The time is always right to do the right thing.
I didn't say that, Martin Luther King did. And someone else made it a meme:
I'm not as quotable, but I'd like to add a similar thought:
There's always enough time
to do the right thing.
Not as catchy, but important, I think.
The Florida legislature just passed a bill that takes a HUGE step forward in ending the 100-year-old practice of Daylight Saving Time.
While legislators have been trying for years to pass something, all of them have failed, until now. That's why this is so huge.
Now what they passed is interesting, because it doesn't fix the problem directly. Leave it to a woman -- or two women in this case -- to come up with the smart solution.
What the bill says is that if the U.S. Congress ever fixes the national law, at that point Florida would like to go to permanent Daylight Saving Time.
It's brilliant. What these two women — Jeanette Nunez and Heather Fitzenhagen — came up with is a way to give their fellow legislators a chance to vote for something that doesn't come with a high political risk.
They should get lots of credit, and I hope they do. So far it seems like more of the media attention has gone to Greg Steube, who had a bill with a cool title, "The Sunshine Protection Act." But it's the language from Nunez and Fitzenhagen that won the day.
Not the most important thing for the Florida Legislature
Ever since I started this movement, I've seen the internet trolls complaining: Is this really the most important thing our lawmakers should be doing?
Of course it's not.
Especially in Florida. My view is that the legislature really needs to listen to the kids from Parkland, and do what they say. History will not look kindly on those who oppose what these kids are working for. Join them, or join those who will go down in the history books as opposing progress.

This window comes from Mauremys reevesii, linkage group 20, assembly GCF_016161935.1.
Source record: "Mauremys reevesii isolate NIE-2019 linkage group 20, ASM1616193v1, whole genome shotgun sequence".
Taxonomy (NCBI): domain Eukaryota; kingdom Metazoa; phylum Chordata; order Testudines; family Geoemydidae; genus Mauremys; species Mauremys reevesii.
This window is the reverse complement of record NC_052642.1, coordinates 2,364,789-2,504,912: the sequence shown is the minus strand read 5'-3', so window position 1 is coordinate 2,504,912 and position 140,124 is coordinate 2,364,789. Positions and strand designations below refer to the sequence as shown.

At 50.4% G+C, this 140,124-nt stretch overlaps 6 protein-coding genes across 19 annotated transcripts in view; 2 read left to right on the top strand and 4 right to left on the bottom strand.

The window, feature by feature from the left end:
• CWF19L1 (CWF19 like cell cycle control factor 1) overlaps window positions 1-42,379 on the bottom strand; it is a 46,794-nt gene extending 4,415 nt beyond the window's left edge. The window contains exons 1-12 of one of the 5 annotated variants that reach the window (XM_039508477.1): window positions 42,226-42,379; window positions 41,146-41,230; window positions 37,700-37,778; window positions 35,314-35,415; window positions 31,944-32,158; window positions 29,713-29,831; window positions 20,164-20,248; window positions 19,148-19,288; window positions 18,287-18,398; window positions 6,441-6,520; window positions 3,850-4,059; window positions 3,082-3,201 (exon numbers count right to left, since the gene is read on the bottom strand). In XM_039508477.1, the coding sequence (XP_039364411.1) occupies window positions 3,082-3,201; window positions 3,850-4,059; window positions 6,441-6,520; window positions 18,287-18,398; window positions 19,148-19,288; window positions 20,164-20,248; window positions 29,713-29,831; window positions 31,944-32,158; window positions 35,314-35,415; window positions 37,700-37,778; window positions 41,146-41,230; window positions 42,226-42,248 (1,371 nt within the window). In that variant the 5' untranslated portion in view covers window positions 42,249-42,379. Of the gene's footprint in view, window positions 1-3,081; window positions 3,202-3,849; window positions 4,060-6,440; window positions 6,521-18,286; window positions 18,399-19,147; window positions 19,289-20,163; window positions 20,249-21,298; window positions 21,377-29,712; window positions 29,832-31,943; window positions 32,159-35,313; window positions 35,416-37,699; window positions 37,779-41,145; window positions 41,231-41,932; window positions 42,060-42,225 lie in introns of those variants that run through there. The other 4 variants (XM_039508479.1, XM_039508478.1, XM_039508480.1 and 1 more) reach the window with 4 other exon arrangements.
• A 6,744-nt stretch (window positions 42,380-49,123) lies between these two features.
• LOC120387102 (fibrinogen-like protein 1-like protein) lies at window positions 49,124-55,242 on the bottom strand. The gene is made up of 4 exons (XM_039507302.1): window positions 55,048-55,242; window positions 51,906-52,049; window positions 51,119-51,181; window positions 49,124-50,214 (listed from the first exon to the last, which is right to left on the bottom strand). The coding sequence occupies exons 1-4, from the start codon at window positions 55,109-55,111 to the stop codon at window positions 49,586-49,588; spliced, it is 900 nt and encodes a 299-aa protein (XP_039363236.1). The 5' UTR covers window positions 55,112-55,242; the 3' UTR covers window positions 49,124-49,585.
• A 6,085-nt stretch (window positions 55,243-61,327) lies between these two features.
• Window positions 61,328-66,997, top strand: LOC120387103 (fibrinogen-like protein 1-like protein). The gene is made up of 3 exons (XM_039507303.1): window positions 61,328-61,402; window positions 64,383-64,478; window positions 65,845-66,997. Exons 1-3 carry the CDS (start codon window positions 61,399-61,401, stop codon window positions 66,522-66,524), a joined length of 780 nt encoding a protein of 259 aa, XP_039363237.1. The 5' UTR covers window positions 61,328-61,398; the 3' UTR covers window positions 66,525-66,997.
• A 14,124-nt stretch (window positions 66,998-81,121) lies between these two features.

But there's plenty of hours in the day. Legislators can vote to keep kids safe, and then vote to fix the clocks, and still be home in time to head to a beachside bar and watch the sun set.
There's always enough time to do the right thing.
How historic is this vote?
It's hard to say exactly how historic this is. Only after Daylight Saving Time clock-changing has been consigned to the dustbin of history will we be able to look back and know what the key moments were in the efforts to fix it.
I'd like to think that when this blog started, that was a key moment. Or the first time a state adopted language that I proposed.
But the reality is that there are a thousand things that will have helped. Every meme. Every funny video. I've tried to capture that zeitgeist on this blog.
Maybe it was when I first appeared on CNN.com.
Maybe it was when I got the great hashtag #LockTheClock from Peter Lucido, who worked very hard to get the law changed in Michigan. He hasn't succeeded yet, but maybe with this Florida language he can make some more progress.
Maybe it was when Ro Khanna got elected to the U.S. Congress. He seems to be the only one talking about fixing the federal law that's in a position to do so. People are a bit... distracted... right now in DC, so I understand why it's not moving along quickly. I've even written that now is not the time to push it forward just because of all the current disfunction.
In short, we may never know exactly what the tipping point was.
But we do know that this is a very good day.
Congratulations to all those who got this passed in Florida. I'll now work hard to see that every other state passes a bill that looks a lot like this, and then we can pass the baton to Rep. Khanna and hopefully some others in Washington, and the deadly and disruptive time changing will be a thing of the past.